European stocks close 2.3% lower as UK tax cuts and weak eurozone data disrupt markets
The pound sterling fell 2.8% against the dollar
The pound continued to fall on Friday afternoon, losing up to 2.8% against the dollar.
It was trading at $1.0941 as of 3:45 p.m. London, as analysts said the prospect of hitting parity in the dollar was certainly on the table.
Investors appear to have been ‘scared off’ by the UK government’s massive tax cut package at a time of much higher spending on an energy price support package and higher interest rates .
German short-term bond yields at 14-year high
The two-year yield on German government bonds hit 2.0009%, its highest level since December 2008.
This followed a decline in the Eurozone Purchasing Managers’ Index, which led to renewed recession warnings, and the announcement of a UK tax cut package, which triggered a massive sale of UK government bonds.
The yield on German 10-year bonds exceeded 2% for the first time since December 2011.
Last month, German bonds suffered their worst month since 1981 amid high inflation and volatility in energy and equity markets.
Italian election: A probable victory for the far right?
Italian voters will elect the country’s next prime minister on Sunday, with polls suggesting a shift to the right.
The snap election will likely mark the country’s biggest political shift in decades as the country continues to struggle with economic instability.
Read CNBC’s full election preview here.
Sterling hits 37-year low at $1.11
The pound hit a new 37-year low against the dollar at $1.11, down 1.41%, following an economic announcement from UK Finance Minister Kwasi Kwarteng.
UK stocks fall, pound rises on new economic plan
UK drops plans to raise corporate tax
UK Finance Minister Kwasi Kwarteng has confirmed that the UK government will not raise corporation tax to 25% as planned.
The rate will remain at 19% in an attempt to revive economic growth.
UK government announces $67 billion energy package and tax cuts
Britain’s finance minister has announced a series of measures to help tackle the rising cost of living and boost the country’s economy, including a £60 billion ($67 billion) energy package .
The package will subsidize household and business gas and electricity bills for the next six months.
The government also announced tax cuts for businesses in designated sites, financial services reforms and the removal of banker bonus caps.
Eurozone likely to enter recession as rising prices hit demand
The euro zone will likely slip into recession as the slowdown in business activity in the region deepened this month, according to S&P Global.
S&P Global’s Purchasing Managers’ Index (PMI) fell to 48.2 in September from 48.9 in August.
High energy costs hit manufacturers hard after Russia invaded Ukraine, and soaring prices contributed to deteriorating business conditions.
September is the third month in a row that the PMI has fallen below 50, the benchmark separating growth and contraction.
FTSE muted ahead of UK mini-budget
The UK’s FTSE 100 is fairly flat this morning as investors await a mini-budget from the country’s finance minister, Kwasi Kwarteng.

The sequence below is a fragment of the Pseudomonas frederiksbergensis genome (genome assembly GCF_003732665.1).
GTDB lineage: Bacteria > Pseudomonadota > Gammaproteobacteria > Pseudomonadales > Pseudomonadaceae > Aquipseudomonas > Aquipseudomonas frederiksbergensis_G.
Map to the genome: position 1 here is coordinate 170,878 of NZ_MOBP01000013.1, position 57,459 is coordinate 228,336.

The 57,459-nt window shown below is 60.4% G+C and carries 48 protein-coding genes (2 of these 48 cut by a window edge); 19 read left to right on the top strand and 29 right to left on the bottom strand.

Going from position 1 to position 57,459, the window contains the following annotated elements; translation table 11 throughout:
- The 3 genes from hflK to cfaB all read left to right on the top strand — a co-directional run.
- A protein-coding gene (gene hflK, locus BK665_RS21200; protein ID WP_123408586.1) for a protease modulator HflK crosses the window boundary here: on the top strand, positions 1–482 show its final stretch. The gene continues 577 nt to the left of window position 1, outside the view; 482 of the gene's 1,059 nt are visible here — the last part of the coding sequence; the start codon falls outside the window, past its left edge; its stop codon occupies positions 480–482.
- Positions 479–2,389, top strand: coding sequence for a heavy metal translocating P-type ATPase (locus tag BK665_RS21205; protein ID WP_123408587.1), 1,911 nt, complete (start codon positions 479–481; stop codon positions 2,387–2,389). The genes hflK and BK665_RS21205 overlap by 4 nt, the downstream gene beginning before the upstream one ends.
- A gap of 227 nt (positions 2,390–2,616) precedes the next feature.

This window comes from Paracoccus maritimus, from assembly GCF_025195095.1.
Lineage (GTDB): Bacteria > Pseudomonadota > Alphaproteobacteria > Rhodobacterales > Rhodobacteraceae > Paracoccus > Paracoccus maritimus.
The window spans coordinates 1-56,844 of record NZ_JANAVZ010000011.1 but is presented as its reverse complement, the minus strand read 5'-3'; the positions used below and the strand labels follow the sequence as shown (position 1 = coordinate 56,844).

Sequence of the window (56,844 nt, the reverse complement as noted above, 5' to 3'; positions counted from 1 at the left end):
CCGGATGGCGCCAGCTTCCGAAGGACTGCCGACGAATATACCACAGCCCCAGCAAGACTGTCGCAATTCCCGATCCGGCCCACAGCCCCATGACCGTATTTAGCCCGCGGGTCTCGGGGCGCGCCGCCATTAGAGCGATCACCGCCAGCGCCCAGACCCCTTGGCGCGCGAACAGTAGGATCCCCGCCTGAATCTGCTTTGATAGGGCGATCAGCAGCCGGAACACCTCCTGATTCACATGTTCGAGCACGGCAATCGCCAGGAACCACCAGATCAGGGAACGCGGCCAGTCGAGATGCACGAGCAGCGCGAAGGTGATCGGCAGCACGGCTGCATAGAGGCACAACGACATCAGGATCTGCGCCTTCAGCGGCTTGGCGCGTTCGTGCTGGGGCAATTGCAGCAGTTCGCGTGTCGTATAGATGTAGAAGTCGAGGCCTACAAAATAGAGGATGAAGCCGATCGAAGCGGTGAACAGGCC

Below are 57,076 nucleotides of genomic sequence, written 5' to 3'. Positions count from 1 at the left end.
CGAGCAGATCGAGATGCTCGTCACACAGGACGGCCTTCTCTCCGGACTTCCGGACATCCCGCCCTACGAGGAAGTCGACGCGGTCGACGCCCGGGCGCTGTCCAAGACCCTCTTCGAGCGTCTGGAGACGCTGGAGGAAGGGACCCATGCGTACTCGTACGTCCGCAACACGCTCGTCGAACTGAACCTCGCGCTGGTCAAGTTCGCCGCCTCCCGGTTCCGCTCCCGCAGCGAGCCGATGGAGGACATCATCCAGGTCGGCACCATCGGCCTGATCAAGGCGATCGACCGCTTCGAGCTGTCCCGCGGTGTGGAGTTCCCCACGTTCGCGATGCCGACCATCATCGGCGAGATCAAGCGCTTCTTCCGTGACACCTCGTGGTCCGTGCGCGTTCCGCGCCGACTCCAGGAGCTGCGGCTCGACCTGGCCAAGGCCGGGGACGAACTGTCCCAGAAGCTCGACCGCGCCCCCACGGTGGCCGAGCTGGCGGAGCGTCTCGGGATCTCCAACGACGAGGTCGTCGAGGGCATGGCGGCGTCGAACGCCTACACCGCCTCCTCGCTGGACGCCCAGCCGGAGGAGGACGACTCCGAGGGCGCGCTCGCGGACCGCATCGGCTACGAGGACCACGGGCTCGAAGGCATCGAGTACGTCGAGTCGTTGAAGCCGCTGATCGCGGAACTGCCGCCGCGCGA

The measures set out in the budget announcement are expected to spur the slowdown in the UK economy.
Tax cuts, energy subsidies and planning reforms are expected to make up the £200bn ($225bn) package.
HSBC warns investors to avoid European stocks
Investors should avoid investing in Europe in the hunt for value stocks as the continent’s energy crisis means the risk-reward ratio is still not there, according to Willem Sels, global CIO at HSBC Private Banking and Wealth Management .
“I would caution against buying Europe due to lower valuations and interest rate movements,” said Willem Sels of HSBC Private Banking.
Learn more here.
Here’s how the pan-European Stoxx 600 has traded year-to-date:
Credit Suisse shares hit rock bottom
Credit Suisse leads the early morning market slowdown after a report on a possible capital raise.
Shares of the investment bank hit a record low of 4.335 francs in early trading.
European markets: here are the opening calls
European stocks are expected to open in positive territory on Friday as investors react to central bank rate hikes and signals of recession in the United States.
Britain’s FTSE 100 index is set to open around 25 points higher at 7,172, Germany’s DAX is set to rise 38 points to 12,581, France’s CAC 40 is set to rise 13 points and Italy’s FTSE MIB is set to rise 42 points, according to GI data.
CNBC Pro: Is it Time to Buy Treasuries? Here’s how to allocate your portfolio, according to the pros
CNBC Pro: Support hedge funds to outperform stocks and bonds this year, UBS says
As stock and bond prices fall simultaneously, hedge funds have largely outperformed and are “well positioned to weather the current market volatility”, according to a new report from UBS.
As market volatility persists, the Swiss bank shared the types of hedge funds it prefers.
Pro subscribers can learn more here.
Nomura lowers China’s growth outlook for 2023
Nomura lowered its forecast for China’s annual growth in 2023 to 4.3% from 5.1%.
Analysts cited a potentially prolonged Covid-zero policy or a spike in infections in the country after a possible reopening in March.
The latest downgrade comes after Goldman Sachs lowered its outlook earlier this week to 4.5% from 5.3%.
William Ma of Grow Investment Group told CNBC’s “Street Signs Asia” that he was optimistic about the policy changes he sees coming after the People’s Party Congress in mid-October.
Futures start flat in post-trade
Stock futures were flat after another tumultuous day as investors continue to grapple with the Federal Reserve’s decision to raise rates and worries about the health of the economy.
Dow Jones Futures rose 41 points, or 0.14%, to 30,190. The S&P 500 rose 4 points, or 0.11%, to 3,776. The Nasdaq 100 rose 10 points , 0.09%, to 11,575.50.